Thank you both for your responses. It felt like the psych set out determined to prove to us that he wasn't smart or LD. The smart part doesn't really matter, I was just surprised at his dismissal of all previous testing that consistently showed otherwise. The LD part does matter. Until about grade 9 he did struggle tremendously with reading. Reading testing results until then were always low. Somehow, over the past few years, his reading has improved while his math results have been on a steady decline. He has only actually failed math in grade 9, despite lots of support, and moved to lower level math for the remainder of high school.

    We are in Canada so we don't have any federal rules related to education and I have been unable to find provincial guidelines, despite a call to the department of education to ask.

    The psych will not tell me any more information about the numbers generated by the software because it can be "easily misinterpreted" and, in his experience, the results are not unusual. I guess, mainly, I wanted to make sure that I have legitimate reasons to doubt his interpretations of the results. I don't want to make waves if if the evidence isn't really as clear as it appears to my biased eyes! There is no point for me to move ahead with questioning the results if it isn't really clear cut.

    His school supports will remain in place, he has many accommodations that the school agrees he still needs. He has alternate venues available for all tests, because of illegible, slow handwriting, he can use his iPad for written work, calculator access for math. He has had all of that since at least grade 5 and everyone is saying he should still have those, even the psych. I wish he could get reduced work in some circumstances, because he is so slow, but the teachers really don't agree with that one!

    Again, thank you both for your generous and thoughtful responses.

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    #246451 - 12/11/19 09:10 AM Re: Plea for advice- HS testing no longer LD [Re: lilith]
    aeh Offline
    Member

    Registered: 04/26/14
    Posts: 3589
    So this is from the Ontario sped regs. If you're not in ON, of course, this won't help much, except perhaps to give you some more likely search terms:
    http://www.edu.gov.on.ca/eng/document/policy/os/2017/spec_ed_2.html#categories

    "Learning Disability: One of a number of neurodevelopmental disorders that persistently and significantly has an impact on the ability to learn and use academic and other skills and that:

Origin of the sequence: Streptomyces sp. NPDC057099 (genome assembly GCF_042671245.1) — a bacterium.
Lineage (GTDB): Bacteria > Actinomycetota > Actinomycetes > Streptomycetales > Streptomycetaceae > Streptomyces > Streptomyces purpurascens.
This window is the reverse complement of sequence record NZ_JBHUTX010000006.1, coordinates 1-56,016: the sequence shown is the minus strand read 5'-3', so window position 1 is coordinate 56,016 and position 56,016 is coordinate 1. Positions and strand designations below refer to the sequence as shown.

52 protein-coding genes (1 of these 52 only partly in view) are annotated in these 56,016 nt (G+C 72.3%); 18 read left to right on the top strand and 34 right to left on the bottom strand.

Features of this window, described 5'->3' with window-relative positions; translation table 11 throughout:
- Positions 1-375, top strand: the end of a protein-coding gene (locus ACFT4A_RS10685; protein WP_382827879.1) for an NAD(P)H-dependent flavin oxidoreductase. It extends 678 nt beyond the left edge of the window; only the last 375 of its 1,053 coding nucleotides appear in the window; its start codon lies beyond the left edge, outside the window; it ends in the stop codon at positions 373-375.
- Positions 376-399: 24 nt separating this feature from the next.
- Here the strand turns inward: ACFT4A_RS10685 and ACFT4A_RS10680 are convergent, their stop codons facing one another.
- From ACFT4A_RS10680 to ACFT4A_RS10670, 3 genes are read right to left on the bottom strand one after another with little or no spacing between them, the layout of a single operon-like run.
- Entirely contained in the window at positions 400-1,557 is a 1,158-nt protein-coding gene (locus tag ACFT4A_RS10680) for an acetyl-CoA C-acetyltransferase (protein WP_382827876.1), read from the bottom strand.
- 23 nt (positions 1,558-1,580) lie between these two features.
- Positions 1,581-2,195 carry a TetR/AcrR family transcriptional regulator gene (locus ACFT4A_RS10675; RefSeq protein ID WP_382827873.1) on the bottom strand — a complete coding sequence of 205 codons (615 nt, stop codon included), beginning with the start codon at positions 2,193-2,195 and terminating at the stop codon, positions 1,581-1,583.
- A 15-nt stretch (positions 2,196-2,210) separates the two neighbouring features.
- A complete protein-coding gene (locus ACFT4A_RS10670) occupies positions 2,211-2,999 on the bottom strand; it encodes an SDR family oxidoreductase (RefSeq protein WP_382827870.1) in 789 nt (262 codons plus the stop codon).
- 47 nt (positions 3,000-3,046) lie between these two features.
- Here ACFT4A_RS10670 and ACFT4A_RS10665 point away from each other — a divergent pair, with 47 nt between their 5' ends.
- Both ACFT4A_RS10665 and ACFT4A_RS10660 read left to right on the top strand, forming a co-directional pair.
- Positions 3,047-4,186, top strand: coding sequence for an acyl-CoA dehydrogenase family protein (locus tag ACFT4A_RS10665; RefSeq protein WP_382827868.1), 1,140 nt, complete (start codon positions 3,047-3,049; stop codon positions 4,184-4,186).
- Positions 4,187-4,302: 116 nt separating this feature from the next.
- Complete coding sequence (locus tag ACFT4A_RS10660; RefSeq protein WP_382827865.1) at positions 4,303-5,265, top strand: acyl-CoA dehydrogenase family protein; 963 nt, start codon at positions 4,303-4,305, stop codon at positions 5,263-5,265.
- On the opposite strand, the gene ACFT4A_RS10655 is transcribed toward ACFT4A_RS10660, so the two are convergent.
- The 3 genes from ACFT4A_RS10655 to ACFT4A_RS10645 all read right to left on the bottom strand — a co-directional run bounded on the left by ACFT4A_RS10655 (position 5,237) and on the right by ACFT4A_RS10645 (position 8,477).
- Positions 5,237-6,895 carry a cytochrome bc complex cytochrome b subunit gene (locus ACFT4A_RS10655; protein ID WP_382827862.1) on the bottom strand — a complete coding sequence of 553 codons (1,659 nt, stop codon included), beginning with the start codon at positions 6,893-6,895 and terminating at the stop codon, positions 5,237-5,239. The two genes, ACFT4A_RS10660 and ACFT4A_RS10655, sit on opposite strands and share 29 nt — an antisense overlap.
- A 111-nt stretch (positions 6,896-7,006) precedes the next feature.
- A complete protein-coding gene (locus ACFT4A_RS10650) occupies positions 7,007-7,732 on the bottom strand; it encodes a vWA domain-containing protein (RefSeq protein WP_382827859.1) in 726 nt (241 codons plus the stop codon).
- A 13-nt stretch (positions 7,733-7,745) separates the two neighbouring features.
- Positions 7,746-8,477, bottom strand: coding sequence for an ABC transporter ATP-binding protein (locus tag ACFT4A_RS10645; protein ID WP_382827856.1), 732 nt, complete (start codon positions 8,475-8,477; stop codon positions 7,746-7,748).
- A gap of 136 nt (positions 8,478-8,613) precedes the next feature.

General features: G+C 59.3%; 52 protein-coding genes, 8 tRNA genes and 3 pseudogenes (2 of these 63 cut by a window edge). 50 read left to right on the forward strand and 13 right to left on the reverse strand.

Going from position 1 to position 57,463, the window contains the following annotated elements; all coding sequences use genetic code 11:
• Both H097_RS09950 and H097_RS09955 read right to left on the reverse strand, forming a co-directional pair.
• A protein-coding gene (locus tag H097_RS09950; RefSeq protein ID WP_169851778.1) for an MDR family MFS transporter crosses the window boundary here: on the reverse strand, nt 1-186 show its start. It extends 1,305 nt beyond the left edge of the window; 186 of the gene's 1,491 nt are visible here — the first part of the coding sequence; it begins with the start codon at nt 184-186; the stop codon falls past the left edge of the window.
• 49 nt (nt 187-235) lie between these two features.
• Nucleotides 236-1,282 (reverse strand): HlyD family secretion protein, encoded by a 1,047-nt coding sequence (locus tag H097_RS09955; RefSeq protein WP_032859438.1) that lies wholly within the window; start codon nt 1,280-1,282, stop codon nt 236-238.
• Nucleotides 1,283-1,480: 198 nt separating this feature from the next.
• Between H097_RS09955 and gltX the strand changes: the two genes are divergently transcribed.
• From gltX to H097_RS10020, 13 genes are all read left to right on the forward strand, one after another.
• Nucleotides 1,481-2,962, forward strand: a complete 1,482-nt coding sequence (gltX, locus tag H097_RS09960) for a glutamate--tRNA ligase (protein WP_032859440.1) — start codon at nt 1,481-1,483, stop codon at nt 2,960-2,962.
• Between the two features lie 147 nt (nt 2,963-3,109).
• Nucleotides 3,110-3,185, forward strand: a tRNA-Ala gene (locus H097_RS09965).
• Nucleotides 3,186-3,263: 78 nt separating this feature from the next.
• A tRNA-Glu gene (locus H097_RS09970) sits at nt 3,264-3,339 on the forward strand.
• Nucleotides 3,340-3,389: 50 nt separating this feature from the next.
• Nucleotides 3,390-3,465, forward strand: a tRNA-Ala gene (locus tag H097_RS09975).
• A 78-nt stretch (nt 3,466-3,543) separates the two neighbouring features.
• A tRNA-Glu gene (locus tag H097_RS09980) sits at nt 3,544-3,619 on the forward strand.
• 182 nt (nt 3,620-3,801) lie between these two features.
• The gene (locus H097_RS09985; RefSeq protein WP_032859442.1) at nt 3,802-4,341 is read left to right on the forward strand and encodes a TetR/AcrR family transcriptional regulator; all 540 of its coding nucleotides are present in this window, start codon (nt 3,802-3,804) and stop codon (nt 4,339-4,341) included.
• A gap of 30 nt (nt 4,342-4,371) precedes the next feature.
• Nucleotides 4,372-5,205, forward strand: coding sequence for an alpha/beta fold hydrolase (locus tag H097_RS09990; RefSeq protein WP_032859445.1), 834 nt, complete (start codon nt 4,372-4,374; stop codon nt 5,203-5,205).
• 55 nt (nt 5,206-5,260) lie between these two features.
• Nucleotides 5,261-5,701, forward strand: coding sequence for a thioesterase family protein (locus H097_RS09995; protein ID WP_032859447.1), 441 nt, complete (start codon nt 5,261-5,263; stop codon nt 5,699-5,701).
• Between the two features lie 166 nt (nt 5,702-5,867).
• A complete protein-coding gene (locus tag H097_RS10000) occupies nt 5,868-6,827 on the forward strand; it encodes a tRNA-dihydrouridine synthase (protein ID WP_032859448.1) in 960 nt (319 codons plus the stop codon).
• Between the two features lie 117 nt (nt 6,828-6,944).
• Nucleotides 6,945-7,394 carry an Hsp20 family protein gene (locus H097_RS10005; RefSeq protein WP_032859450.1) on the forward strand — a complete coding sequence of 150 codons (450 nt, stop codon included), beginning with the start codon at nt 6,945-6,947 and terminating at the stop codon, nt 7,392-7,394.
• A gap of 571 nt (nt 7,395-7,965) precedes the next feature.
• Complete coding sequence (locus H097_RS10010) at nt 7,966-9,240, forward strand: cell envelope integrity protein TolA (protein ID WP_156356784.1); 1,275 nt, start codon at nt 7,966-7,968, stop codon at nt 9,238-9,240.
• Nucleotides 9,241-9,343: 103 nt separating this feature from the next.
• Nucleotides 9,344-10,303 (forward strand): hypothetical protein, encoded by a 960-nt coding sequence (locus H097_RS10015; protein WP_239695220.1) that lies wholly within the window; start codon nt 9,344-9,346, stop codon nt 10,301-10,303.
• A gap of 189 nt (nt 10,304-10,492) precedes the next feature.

affects the ability to perceive or process verbal or non-verbal information in an effective and accurate manner in students who have assessed intellectual abilities that are at least in the average range;
    results in (a) academic underachievement that is inconsistent with the intellectual abilities of the student (which are at least in the average range), and/or (b) academic achievement that can be maintained by the student only with extremely high levels of effort and/or with additional support;
    results in difficulties in the development and use of skills in one or more of the following areas: reading, writing, mathematics, and work habits and learning skills;
    may typically be associated with difficulties in one or more cognitive processes, such as phonological processing; memory and attention; processing speed; perceptual-motor processing; visual-spatial processing; executive functions (e.g., self-regulation of behaviour and emotions, planning, organizing of thoughts and activities, prioritizing, decision making);
    may be associated with difficulties in social interaction (e.g., difficulty in understanding social norms or the point of view of others); with various other conditions or disorders, diagnosed or undiagnosed; or with other exceptionalities;
    is not the result of a lack of acuity in hearing and/or vision that has not been corrected; intellectual disabilities; socio-economic factors; cultural differences; lack of proficiency in the language of instruction; lack of motivation or effort; gaps in school attendance or inadequate opportunity to benefit from instruction."

    Supposedly, all of the provinces have some form of sped regs, with varying degrees of support.

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    #246454 - 12/12/19 03:43 AM Re: Plea for advice- HS testing no longer LD [Re: lilith]
    lilith Offline